Setting expectations.

Women for Hire has a great list of questions to consider at the outset of mentor relationship. I don’t know that something this formal will work for everyone, but it’s worth considering these questions and determining if the answers are important to creating a functional relationship. A few of the questions worth considering:

  • How often will you meet? Before you approach your mentor, have a good idea of how much time you’d like from her. Do you need to meet once a month or once every other month?
  • Under what circumstances will you meet? Coffee shop, home, office? Morning, lunch, evening, weekends?
  • How you will stay in touch? By phone or email? Ask what is easiest for her and be willing to accommodate that.
  • Confidentiality. This is a must on both sides, especially if you work for the same company or know many of the same people professionally. You’re likely to discuss work situations and professional relationships in the course of your work together, and you must agree to keep all information just between you.
  • Honesty. If you can’t exchange ideas freely there’s no use in getting started

So what are you waiting for? Just ask! It won’t cost you more than some time and a cup of coffee and the rewards can be tremendous.

If you have (or are) a mentor, I’d love to hear your tips and stories! Please share in the comments.

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  • hillco


    I’m curious what you think about the proliferation of these online mentoring platforms [GottaMentor, Mentory, etc]? Do you think the mentorship bond can form virtually as effectively as personally?



  • Kelli Matthews


    I think they can be very effective. For a couple of reasons.

    The first reason is that if you’re in a relatively small town (like we are in Eugene, Oregon), it can be hard to find any professional connection, much less one that lines up with your career objectives. Obviously it’s important to be smart about which platform you choose, but online platforms can greatly expand your possibilities for connections.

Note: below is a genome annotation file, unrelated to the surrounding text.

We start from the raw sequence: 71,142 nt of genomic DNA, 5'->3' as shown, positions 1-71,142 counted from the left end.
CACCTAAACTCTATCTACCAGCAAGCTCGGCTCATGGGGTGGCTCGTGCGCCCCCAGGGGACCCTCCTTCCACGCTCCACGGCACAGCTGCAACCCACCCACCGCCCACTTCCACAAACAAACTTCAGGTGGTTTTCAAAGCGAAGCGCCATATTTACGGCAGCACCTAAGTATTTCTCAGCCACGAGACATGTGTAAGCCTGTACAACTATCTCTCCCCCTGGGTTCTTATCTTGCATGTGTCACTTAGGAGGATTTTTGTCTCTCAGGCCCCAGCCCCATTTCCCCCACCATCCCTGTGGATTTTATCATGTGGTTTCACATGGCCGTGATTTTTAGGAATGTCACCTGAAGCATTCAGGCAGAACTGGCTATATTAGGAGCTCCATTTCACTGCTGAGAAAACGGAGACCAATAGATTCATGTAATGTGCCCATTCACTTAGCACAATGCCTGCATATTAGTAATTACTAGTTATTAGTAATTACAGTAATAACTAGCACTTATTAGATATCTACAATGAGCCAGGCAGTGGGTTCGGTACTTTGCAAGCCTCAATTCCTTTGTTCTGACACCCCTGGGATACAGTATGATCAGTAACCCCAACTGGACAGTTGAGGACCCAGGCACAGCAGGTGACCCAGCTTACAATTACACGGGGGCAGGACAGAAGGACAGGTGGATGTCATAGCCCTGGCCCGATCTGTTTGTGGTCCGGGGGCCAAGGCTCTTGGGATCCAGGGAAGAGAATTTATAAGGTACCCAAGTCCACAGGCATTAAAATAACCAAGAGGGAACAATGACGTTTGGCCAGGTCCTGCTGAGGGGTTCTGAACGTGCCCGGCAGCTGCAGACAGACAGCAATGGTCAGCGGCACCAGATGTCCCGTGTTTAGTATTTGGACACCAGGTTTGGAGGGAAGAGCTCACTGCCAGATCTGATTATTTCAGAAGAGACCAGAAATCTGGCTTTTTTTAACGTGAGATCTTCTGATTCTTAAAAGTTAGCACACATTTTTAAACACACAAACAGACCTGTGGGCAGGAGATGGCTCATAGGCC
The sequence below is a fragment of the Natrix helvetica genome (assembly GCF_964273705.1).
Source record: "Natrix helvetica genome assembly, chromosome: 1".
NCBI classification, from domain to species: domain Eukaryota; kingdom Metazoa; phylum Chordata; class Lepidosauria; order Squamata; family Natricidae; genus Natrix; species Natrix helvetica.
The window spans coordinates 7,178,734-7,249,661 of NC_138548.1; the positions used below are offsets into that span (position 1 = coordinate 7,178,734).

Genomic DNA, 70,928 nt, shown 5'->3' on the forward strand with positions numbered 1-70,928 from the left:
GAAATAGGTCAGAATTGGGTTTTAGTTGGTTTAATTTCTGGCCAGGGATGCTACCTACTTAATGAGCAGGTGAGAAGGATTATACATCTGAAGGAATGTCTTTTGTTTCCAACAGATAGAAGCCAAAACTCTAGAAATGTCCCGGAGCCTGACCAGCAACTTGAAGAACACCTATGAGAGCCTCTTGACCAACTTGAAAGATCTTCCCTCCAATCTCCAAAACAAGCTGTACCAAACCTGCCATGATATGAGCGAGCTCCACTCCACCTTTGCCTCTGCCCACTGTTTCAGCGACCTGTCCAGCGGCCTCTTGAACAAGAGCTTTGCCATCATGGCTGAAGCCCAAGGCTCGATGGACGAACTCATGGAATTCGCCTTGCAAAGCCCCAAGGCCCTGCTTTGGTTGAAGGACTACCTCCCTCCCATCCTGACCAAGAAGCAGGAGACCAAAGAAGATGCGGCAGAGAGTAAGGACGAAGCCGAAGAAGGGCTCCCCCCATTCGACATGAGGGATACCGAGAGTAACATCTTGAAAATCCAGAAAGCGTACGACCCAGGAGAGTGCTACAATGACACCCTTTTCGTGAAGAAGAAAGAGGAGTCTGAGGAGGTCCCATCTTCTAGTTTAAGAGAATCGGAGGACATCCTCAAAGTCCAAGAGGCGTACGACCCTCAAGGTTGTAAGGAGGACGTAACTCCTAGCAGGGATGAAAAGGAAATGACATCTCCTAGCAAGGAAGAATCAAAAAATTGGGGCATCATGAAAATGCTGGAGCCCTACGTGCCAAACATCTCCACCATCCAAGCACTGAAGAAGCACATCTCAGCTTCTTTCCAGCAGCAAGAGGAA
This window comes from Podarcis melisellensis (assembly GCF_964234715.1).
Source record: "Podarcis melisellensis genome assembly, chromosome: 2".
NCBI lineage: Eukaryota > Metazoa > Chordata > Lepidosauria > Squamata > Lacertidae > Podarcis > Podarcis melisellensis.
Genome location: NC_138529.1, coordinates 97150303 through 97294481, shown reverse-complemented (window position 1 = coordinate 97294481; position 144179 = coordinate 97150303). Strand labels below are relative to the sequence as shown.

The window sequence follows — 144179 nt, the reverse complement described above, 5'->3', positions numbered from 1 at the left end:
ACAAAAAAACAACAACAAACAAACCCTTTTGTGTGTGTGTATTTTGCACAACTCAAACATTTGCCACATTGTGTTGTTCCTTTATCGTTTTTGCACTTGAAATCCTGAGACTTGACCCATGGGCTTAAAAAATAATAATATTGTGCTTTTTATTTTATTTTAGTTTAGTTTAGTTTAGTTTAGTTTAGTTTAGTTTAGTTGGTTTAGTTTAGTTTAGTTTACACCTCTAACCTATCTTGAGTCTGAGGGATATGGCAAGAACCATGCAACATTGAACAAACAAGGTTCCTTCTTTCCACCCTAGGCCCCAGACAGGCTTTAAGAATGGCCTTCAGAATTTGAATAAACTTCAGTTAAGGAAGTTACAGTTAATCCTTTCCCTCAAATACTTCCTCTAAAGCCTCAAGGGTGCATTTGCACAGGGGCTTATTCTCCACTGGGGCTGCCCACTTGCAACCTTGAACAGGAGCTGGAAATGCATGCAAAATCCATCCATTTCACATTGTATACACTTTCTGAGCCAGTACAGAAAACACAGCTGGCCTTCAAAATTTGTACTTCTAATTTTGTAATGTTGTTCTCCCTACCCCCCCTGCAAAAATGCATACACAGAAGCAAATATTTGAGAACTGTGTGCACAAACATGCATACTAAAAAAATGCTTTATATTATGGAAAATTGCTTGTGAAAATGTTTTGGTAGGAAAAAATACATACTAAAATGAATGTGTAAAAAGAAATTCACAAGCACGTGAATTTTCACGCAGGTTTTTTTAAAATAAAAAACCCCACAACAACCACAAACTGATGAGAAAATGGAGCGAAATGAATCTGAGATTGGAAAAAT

The second is that Millennials are very comfortable in a virtual relationship and, I would guess for most, doing so would be little difference than having someone in the same area geographically.

    Thanks for the question!


  • Natasha Friis Saxberg

    I agree with your answer Kelli to online mentorship communities.

    As the founder of Mentory – a global mentorship community. My goal is making it possible for everyone to experience the gift of giving as a mentor and learning as a protégé.

    We all have mentors in different areas of life, some even unconsciously. And the different mentorship relations give different output.

    E-mentoring which is primary online, allows you to be more focused on your goal, more honest and more reflective – since you do not have a physical obligation.

    On the other hand the traditional physical mentorship can be so giving because we get a close relationship that can last an entire lifetime, based on admiration rather than a goal.

    Kellis point is what most protégés/mentees experience, it can be quite difficult finding a mentor, if you want a mentor that you do not know already, or a specific person you admire for their achievements – but they live far away, and then there is the barrier of asking. This is where Mentory can help you as an introduce channel and mentorship facilitator, which also is an advantage for those who haven´t tried having a mentorship before, letting them focus on cultivating potential and achieve their goals.

  • hillco

    Here’s the truth: the traditional mentorship model is broken [one in which GottaMentor, Mentory and all of the other online mentorship platforms subscribe to]. These mentor relationships inevitably fail to meet expectations and tend to dissolve without any real progress or goal attainment. Why is that? Two reasons: 1. There are no incentives [besides the “intangible benefit” argument] that keep Mentors engaged, and 2. There is no force that sits in the middle of the Mentor-Mentee pair that helps sustain each relationship.

  • Kelli Matthews